“Some of the people that we’ve heard from are actually pretty surprising.  They’re not people that you would think are using medical marijuana and that actually need it for pain or anxiety or the other symptoms that it helps treat,” Corona said.  “It’s been nice to be able to have a lot of public support and a lot of those marijuana card holders to reach out the council members and really express the need.”

Last November, Nevada voters approved a ballot initiative that legalizes the adult use and possession of marijuana and further instructs the Nevada Department of Taxation to develop and implement a set of rules to regulate all variety of marijuana businesses from cultivators to processors and retailers by January 1, 2018, and under the provisions of Ballot Question 2, Elko County has a population of roughly 52,000 people and would be entitled to two adult use marijuana business licenses.

“I am a strong supporter of adult use dispensaries and just opening up recreationally, however I am not 100 percent sure that we have full council support yet,” Mayor Corona said.  “It seems like tides are kind of turning.  Our voters did vote yes on Question 2.  We are the only city in Elko County where our voters actually voted yes.  The rest of Elko County completely turned it down.”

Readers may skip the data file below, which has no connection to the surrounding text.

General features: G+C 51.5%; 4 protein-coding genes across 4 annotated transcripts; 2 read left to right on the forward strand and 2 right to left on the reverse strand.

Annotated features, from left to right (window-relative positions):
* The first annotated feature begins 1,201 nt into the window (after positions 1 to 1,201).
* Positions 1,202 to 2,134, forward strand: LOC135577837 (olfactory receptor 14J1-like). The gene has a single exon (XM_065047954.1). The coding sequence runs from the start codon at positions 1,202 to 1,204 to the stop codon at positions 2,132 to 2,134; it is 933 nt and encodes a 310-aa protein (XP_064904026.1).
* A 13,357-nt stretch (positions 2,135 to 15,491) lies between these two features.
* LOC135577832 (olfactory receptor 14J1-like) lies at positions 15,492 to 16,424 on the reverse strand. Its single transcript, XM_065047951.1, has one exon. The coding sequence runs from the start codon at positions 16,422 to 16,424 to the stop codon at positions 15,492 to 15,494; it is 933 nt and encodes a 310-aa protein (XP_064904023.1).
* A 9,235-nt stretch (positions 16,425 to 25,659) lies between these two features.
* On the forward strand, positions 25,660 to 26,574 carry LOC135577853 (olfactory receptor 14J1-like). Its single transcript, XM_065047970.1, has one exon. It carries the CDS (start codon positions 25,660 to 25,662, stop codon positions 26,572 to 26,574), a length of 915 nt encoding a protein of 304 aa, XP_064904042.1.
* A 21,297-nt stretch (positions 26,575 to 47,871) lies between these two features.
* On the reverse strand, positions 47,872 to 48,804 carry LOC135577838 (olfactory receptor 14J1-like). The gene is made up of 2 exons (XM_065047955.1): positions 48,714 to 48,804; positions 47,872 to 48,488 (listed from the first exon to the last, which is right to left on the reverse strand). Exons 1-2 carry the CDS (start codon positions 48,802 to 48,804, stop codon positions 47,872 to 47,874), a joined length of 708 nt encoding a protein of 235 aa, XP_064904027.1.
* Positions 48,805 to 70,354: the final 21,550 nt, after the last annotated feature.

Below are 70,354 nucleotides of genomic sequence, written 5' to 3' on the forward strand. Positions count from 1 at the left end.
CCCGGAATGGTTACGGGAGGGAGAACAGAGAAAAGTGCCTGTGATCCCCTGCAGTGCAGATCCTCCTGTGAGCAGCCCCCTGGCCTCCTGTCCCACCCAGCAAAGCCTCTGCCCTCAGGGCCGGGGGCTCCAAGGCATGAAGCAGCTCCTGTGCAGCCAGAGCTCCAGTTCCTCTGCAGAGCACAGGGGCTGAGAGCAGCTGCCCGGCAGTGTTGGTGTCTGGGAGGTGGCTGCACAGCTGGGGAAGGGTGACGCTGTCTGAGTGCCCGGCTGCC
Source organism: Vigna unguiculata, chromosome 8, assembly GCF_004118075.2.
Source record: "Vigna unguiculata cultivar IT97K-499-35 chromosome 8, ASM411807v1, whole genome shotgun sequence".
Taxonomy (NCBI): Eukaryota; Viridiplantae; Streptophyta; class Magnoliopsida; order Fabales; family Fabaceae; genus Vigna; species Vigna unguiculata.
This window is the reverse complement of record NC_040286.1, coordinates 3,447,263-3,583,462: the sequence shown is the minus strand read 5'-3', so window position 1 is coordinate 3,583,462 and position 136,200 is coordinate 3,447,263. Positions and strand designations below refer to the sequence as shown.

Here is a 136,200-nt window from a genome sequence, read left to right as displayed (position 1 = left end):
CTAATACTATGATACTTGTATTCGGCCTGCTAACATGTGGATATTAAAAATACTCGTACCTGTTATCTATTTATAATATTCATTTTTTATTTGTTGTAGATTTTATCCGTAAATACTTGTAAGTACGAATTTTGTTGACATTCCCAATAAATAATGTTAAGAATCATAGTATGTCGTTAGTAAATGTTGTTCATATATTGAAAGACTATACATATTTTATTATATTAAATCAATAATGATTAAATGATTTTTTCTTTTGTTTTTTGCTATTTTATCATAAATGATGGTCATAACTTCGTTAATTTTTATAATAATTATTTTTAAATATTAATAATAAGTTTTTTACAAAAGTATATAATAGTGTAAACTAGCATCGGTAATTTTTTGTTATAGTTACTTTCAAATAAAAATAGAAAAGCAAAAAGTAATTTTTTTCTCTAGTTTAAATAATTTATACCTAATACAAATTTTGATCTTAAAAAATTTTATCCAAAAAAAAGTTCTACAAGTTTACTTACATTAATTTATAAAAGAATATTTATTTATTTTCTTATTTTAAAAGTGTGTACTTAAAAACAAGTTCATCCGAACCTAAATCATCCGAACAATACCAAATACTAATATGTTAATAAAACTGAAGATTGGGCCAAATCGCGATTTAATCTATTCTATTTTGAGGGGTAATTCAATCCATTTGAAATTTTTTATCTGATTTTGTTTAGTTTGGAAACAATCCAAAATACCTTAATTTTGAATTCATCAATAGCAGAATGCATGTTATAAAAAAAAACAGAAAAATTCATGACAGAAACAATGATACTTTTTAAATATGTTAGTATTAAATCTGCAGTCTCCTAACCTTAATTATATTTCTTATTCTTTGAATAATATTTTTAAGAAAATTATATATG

So far, the Elko County Board of Commissioners has not moved to block the issuance of adult use marijuana licenses nor have they adopted any form of cannabis business regulations, but despite the county’s ambivalence, Daniel Corona is confident either SB 487 or SB 329 will enable medical marijuana to come to West Wendover.

“It seems like more and more each day that hope gets bigger and stronger, and I think that medical marijuana is coming to West Wendover, it’s just a matter of how quickly we can get the ordinance passed and the following resolution that would specify for medical dispensaries and then also our license from the state.  I think the chances of it happening are very very likely.”

When asked about the potential for tax revenue, Mayor Corona wouldn’t venture a guess and said his primary focus is not on money.

“I don’t like looking at it from the monetary side because we really don’t know how big of an impact it would have on our budget, which I mean, if you look at other states where this has already happened, it has had a huge impact on local government budget, but what I like to focus on is that it is more regulated  and it makes it a lot harder to get in the hands of our children,” said Corona.